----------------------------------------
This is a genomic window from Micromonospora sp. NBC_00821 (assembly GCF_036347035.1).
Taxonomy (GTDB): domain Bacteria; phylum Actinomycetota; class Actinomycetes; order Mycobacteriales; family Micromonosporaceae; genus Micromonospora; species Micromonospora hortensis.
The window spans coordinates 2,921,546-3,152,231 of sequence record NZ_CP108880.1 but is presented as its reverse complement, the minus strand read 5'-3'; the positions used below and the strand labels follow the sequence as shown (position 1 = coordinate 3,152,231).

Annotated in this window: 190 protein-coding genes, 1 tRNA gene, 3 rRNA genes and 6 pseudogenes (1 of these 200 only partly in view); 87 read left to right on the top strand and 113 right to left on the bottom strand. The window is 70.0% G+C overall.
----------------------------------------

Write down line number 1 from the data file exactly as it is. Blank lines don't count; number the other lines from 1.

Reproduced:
This is a genomic window from Micromonospora sp. NBC_00821 (assembly GCF_036347035.1).